Grotesque fat suits, vibrant exaggerated masks, and throbbing cocks flopping about. These are the things that should come to mind when one thinks of an Aristophanic comedy. So named after the only extant comic of Classical Athens, Old Comedy reveled in the raunchy and absurd, all the while holding up a mirror to the civic body and harshly critiquing its follies with colour and wit.
Lysistrata, originally produced at Athens in 411BC, is considered to be one of Aristophanes’ peace plays. A popular theme for the poet, Athens had been embroiled in the historic Peloponnesian War against Sparta for quite some time and at great expense. In Lysistrata, the eponymous character rallies together the women from all regions and allegiances of Greece and begins a sex strike until peace between the two cities is attained. Only then will the men of Greece finally be able to ease their egregious erections in the equally as eager embraces of their women.
Although the play is time-locked with heavy political and wartime undertones specific to the Classical Greek world, Lysistrata nevertheless manages to maintain an element of timelessness, perhaps even above Aristophanes’ other plays. The reason for this is that, while Athens has long since fallen from grace, sex and war are still around and don’t seem to be going anywhere anytime soon. And as befits a proper Old Comedy, especially one about a sex strike, virtually every line is laced with sexual innuendo and raunchy humour. Some of it perhaps a bit arcane (how many people are likely to know about Helen saving her skin by exposing it to Menelaus?), most of it pretty overt, what with the aforementioned floppy cocks.
However the truth of the matter is that Old Comedy was a competitive affair, and success for the poet was equally as dependent on laugh-out-loud silliness as it was on intrinsically linking it to the immediate context and community. As such these comic scripts are littered with barbs against prominent Athenian politicians and lampoons of traditional mythology. Common knowledge to your average late fifth century Athenian citizen, but far from intelligible to anyone except the diehard classicists of today.
Thankfully for the everyman, this production of Lysistrata actually goes to considerable lengths to ease this disconnect. There are no Old Comedy staples of fat suits and masks – those would probably be too alarming and elicit questions, not necessarily laughs. The central competing choruses of old men and women are also reduced and written into supporting characters, presumably since the lovely outdoor theatre space seems to be too small for the full effect. Even the grand closing set piece of the original text – a stunningly beautiful nude woman whom the Spartan and Athenian delegates ogle while analogizing her lovely bits to Greek geography – is nixed for reasons obvious, but no less unfortunate. But I suppose that’s enough about what Lysistrata gets wrong.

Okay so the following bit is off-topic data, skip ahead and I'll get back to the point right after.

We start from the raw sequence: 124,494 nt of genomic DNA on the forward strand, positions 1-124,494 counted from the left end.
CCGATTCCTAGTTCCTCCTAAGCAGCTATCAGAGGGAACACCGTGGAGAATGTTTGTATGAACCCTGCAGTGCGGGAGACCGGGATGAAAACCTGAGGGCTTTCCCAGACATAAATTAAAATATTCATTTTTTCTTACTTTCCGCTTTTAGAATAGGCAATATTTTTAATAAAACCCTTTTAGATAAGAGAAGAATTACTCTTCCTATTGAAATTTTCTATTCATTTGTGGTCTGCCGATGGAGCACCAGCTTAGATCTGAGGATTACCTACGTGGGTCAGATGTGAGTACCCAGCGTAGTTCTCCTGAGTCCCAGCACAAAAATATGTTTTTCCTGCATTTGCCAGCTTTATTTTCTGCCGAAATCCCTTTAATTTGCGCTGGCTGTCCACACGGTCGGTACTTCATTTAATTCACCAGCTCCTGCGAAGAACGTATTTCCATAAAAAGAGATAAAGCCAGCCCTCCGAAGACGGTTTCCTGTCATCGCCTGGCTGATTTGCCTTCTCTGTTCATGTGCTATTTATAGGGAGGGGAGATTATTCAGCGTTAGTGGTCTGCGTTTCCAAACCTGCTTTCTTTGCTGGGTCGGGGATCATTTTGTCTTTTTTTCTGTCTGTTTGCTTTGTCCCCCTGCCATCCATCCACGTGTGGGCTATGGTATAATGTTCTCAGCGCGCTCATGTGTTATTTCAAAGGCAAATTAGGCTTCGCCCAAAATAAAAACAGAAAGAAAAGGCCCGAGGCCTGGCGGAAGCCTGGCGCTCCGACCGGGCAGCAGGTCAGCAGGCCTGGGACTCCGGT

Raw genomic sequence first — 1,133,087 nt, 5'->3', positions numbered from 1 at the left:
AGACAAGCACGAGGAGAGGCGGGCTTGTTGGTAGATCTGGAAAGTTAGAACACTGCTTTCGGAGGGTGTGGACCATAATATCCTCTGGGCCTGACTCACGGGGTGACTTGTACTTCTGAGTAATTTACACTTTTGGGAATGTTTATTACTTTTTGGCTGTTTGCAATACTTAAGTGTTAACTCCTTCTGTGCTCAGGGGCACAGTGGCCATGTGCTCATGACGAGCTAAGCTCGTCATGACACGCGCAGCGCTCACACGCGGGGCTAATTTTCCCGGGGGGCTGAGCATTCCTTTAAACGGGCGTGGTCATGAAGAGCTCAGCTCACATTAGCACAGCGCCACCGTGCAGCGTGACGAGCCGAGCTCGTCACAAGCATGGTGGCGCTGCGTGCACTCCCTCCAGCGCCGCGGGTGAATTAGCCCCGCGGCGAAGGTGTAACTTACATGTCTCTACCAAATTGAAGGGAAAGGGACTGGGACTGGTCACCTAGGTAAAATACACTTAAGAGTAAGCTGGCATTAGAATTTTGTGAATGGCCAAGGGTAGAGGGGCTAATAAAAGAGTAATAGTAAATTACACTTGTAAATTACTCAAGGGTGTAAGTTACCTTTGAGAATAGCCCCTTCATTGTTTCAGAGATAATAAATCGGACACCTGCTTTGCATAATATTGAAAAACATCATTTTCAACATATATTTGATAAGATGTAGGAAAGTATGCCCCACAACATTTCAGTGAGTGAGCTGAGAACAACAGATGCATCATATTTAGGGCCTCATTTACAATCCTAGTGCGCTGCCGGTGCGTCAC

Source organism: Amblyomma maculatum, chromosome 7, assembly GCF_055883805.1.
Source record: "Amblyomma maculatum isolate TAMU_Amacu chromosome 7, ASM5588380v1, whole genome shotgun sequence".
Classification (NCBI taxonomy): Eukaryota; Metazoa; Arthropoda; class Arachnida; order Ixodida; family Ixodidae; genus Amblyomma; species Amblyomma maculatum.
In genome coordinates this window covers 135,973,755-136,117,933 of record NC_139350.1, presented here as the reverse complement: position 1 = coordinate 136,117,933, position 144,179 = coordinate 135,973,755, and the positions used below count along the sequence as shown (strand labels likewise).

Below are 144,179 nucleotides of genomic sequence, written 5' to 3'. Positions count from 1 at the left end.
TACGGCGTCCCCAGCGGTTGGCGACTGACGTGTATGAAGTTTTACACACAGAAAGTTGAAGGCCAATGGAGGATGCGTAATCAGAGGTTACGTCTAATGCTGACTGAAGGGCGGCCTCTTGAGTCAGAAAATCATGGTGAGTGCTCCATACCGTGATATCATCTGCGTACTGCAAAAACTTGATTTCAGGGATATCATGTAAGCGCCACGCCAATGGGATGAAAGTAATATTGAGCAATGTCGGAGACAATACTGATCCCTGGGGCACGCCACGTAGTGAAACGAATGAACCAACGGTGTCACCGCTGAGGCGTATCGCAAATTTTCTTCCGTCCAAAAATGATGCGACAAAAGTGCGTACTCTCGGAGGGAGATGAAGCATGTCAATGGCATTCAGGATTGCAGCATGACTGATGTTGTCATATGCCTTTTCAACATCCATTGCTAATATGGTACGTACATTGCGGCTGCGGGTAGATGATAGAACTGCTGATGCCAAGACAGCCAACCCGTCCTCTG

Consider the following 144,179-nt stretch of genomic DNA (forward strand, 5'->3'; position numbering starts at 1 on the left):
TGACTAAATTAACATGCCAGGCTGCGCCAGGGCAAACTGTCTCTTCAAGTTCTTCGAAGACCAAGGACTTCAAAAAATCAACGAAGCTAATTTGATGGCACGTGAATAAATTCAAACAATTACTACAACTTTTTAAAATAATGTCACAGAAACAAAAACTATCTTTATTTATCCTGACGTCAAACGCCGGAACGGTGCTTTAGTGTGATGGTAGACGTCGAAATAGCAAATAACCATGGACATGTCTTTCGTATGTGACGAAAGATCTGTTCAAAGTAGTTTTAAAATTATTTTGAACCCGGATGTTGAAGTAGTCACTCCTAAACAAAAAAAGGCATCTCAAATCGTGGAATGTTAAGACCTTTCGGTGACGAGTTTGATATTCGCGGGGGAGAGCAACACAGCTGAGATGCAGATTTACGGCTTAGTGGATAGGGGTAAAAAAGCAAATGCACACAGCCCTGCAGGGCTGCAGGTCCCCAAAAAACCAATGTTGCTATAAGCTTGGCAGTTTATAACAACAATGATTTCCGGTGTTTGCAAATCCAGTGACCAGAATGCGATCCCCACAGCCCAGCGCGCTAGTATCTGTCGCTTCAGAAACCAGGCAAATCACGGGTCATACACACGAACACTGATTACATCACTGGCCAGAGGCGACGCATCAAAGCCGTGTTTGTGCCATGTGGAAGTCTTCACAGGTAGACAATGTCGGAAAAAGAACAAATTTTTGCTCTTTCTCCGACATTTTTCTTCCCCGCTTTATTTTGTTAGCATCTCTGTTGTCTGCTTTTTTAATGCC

So what’s right with the production? Despite all the necessary divergences from the original drama and the addition of a ragtag bathhouse cleaning crew of ladies, the core story is essentially identical and more or less faithfully recreates the best sequences of the original. The contest between the women and the local magistrate with his four Scythian archers is featured, as are the foiled escape attempts of a trio of women from their stronghold for a quickie. Most fortunate of all, the playful teasing of Cinesias and the withholding of sex by his wife Myrrhine is faithfully recreated in what’s surely the highlight of the show. The cast also performed exceptionally well and with appreciable vigour, certainly rising to the peculiar challenges of staging an Aristophanic comedy.
Unfortunately, these positives just mean that Lysistrata is a good play, not necessarily a good Old Comedy production. The biggest flaw for me is that it just felt too tame and reserved. Sure, all the female characters are keen to grope their breasts and shout “Women for Peace!” at the slightest provocation in the first half, and all the male characters strut around with enviable endowment under their robes in the second. But it all felt somewhat halfhearted and not nearly as provocative as it should’ve been. It’s just not bawdy, raunchy, and uproarious enough. And while it’s certainly an admirable effort, there’s a distinctive lack of Old Comedy spirit.
It’s not that Aristophanes is anachronistic all of a sudden. After all, sex and war never lose topicality. I’m more inclined to believe that Lysistrata just didn’t do enough to make itself distinct. It hovers indecisively between faithful recreation and tasteful adaptation, coming alive in places but never really coming together as a whole.
Still, Old Comedy is a supremely difficult thing to stage, and I certainly admire the effort. Technically competent, but lacking the Aristophanic essence, it succeeds as a performance but stumbles as a production. Just like the women featured, there’s a whole lot of teasing with no real payoff. And just like the men, parts of the audience are piqued, but they’re likely to leave wanting more.
Lysistrata is presented by Hart House Theatre and staged by the Canopy Theatre Company. Performances happen at 8PM from today until Saturday August 6. For more information, visit www.canopytheatre.ca.
This article was originally published on our old website at https://thenewspaper.ca/the-arts/lysistrata-the-sex-strike/.